Terrestrial biological activity is fundamental to the production of food, ¤ber, and fuel and is o¬en considered the most important measure of global change (Running et al., 2000, 2004). Biological activity on Earth depends ultimately on solar radiation and its conversion into biochemical energy through photosynthesis. Ÿe fundamental paradigm measuring photosynthesis in terrestrial vegetation was ¤rst proposed by Monteith (1972) who showed us that stress-free annual crop productivity was linearly related to vegetation-absorbed photosynthetically active radiation (APAR) (e.g., Figure 26.1). Chapter 1 by Dr. Alfredo Huete et al. traces the development of various methods and approaches that have been applied in measuring, modeling, and mapping photosynthesis, accurately and routinely, using remote sensing data. In Chapter 1, they review the integration of remote sensing

with traditional in situ methods and the more recent eddy covariance tower approach for estimating gross primary productivity (GPP) and net primary productivity (NPP) at global scales. Light Detection and Ranging (LiDAR) integration with ¤eld inventory plots now provides calibrated estimates of aboveground carbon stocks, which can be scaled up using satellite data of vegetation cover, topography, and rainfall to model carbon stocks. A series of six productivity models are presented and discussed, based on the light use e¶ciency (LUE) concept and primarily dependent on satellite data inputs. Ÿese include the following: (1) NPP derived from the integral of growing season normalized di¦erence vegetation index (NDVI), as surrogate of vegetation APAR radiation and, more recently, integral of enhanced vegetation index (EVI); (2) biome-biogeochemical cycles (BGC) model that calculates daily GPP as a function of incoming solar radiation, light use conversion coe¶cients, and environmental stresses; (3) vegetation index-tower GPP relationships where spectral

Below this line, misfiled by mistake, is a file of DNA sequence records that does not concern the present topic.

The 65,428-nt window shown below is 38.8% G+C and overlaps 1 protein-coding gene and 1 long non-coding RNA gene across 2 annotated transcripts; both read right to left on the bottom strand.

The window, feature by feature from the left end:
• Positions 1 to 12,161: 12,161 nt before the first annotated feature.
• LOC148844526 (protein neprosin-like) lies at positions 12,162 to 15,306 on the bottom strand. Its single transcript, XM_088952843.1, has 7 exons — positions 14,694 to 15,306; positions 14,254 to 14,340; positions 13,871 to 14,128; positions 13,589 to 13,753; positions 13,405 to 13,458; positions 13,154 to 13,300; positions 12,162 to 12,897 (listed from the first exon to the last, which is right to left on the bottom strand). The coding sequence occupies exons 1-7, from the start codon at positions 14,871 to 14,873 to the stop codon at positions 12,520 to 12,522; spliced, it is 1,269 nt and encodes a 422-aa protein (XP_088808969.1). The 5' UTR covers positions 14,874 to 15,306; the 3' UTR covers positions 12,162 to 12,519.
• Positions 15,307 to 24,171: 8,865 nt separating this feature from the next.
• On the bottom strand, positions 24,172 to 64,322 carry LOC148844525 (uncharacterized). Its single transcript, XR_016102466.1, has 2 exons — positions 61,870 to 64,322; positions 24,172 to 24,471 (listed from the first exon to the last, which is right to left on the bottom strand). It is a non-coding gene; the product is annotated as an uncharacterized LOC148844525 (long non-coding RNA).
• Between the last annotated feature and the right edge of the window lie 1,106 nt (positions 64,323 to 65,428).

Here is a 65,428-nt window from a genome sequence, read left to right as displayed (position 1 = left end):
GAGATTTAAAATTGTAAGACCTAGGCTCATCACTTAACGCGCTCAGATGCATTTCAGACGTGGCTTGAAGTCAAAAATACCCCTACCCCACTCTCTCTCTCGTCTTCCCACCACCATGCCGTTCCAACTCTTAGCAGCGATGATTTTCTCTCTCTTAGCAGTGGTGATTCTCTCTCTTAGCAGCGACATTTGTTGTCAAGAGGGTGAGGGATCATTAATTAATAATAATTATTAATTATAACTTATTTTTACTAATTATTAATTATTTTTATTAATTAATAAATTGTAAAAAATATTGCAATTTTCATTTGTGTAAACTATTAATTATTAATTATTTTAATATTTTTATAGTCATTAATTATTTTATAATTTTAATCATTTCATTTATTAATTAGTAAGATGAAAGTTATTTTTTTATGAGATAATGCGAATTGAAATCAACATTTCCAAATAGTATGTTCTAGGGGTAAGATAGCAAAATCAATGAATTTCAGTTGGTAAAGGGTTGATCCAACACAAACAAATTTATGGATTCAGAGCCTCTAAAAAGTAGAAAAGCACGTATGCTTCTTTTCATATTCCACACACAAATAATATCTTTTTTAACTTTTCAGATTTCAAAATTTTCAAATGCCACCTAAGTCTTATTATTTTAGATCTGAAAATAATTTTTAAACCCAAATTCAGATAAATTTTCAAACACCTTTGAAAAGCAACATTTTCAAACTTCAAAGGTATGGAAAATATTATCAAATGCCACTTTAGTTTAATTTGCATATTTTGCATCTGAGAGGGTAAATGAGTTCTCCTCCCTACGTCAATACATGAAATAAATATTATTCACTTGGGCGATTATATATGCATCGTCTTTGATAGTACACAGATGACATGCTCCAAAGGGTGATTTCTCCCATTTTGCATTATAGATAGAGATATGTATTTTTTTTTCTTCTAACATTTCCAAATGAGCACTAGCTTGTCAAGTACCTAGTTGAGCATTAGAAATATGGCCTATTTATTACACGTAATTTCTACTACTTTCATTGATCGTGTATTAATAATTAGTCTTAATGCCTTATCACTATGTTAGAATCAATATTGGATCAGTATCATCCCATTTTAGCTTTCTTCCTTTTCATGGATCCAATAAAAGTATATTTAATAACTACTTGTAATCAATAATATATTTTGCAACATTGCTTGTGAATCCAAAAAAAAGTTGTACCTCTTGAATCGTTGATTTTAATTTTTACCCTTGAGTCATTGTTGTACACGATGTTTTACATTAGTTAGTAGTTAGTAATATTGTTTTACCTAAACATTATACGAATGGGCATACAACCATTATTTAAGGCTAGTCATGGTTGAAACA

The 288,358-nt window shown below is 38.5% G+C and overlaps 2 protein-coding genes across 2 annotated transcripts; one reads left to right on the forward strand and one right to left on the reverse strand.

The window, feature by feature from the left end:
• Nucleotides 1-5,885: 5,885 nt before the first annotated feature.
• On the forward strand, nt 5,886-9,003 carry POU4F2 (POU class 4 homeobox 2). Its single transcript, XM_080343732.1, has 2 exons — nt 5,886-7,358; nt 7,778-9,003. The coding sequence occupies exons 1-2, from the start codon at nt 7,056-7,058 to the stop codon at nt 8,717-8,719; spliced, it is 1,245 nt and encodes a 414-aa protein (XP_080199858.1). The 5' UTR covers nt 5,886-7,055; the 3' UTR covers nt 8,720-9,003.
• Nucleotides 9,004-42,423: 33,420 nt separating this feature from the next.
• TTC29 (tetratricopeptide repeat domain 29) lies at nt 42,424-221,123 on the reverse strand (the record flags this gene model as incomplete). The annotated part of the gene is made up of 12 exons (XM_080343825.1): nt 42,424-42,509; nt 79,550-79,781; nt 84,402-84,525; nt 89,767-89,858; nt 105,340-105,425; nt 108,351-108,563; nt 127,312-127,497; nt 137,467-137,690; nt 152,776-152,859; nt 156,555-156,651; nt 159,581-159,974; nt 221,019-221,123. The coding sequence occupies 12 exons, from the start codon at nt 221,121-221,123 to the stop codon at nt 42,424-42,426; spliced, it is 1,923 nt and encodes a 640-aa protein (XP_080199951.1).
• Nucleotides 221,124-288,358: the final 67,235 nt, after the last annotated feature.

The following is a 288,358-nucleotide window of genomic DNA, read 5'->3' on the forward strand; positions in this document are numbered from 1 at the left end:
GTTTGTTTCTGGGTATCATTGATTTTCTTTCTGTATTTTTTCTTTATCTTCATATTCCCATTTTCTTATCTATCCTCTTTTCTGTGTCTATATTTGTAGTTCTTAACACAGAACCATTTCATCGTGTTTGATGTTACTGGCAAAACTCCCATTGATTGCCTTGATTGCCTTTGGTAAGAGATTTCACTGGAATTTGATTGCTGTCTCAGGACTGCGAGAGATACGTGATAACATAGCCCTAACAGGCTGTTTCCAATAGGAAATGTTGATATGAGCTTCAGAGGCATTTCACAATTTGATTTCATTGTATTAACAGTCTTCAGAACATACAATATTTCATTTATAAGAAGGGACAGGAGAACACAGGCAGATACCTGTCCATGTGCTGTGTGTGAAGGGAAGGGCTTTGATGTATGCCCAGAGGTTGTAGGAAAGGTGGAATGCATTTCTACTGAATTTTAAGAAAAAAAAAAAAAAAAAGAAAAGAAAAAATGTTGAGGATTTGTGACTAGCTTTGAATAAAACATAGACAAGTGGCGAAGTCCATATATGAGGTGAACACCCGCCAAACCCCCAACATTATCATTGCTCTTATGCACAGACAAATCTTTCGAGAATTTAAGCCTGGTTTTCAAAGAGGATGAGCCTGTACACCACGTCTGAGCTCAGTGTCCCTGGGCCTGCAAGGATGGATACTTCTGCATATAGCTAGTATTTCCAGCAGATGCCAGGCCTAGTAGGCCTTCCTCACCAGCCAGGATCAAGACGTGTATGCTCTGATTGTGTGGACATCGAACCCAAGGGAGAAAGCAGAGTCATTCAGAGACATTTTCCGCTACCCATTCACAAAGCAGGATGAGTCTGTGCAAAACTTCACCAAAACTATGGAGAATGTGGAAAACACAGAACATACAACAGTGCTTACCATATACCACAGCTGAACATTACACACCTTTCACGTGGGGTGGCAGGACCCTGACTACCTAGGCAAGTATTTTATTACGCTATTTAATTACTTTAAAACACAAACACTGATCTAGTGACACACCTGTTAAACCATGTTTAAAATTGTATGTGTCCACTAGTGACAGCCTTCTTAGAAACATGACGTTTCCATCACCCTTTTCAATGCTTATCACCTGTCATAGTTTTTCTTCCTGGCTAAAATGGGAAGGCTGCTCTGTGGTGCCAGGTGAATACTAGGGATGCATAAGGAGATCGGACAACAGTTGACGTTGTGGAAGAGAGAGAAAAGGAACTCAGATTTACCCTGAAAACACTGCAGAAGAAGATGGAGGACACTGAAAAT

vegetation indices (VIs) are directly related to eddy covariance tower carbon ¨ux measurements; (4) temperature and greenness (T-G) model that combines land surface temperature and EVI products from Moderate Resolution Imaging Spectrometer (MODIS); (5) greenness and radiation (G-R) model where chlorophyll-related spectral indices are coupled with measures of light energy, photosynthetically active radiation (PAR), to provide robust estimates of GPP; and (6) satellite-based vegetation photosynthesis model (VPM) that estimates GPP using satellite inputs of EVI and the land surface water index (LSWI), along with phenology and temperature scalars. Many of the limitations in productivity assessments concern the di¶culty in deriving independent estimates of LUE, and the hyperspectral-based photochemical re¨ectance index (PRI), a scaled LUE measure based on light absorption processes by carotenoids, is discussed as a way to advance the accuracies of remote sensing retrievals of productivity. Signi¤cant and promising advances in direct estimates of GPP, even under stress conditions, have been demonstrated with new spaceborne measures of solar-induced chlorophyll ¨ uorescence (SIF) based on near-infrared light reemitted from illuminated plants, as a by-product of photosynthesis, and thereby strongly correlated with GPP (Guanter et al., 2010, Frankenberg et al., 2011).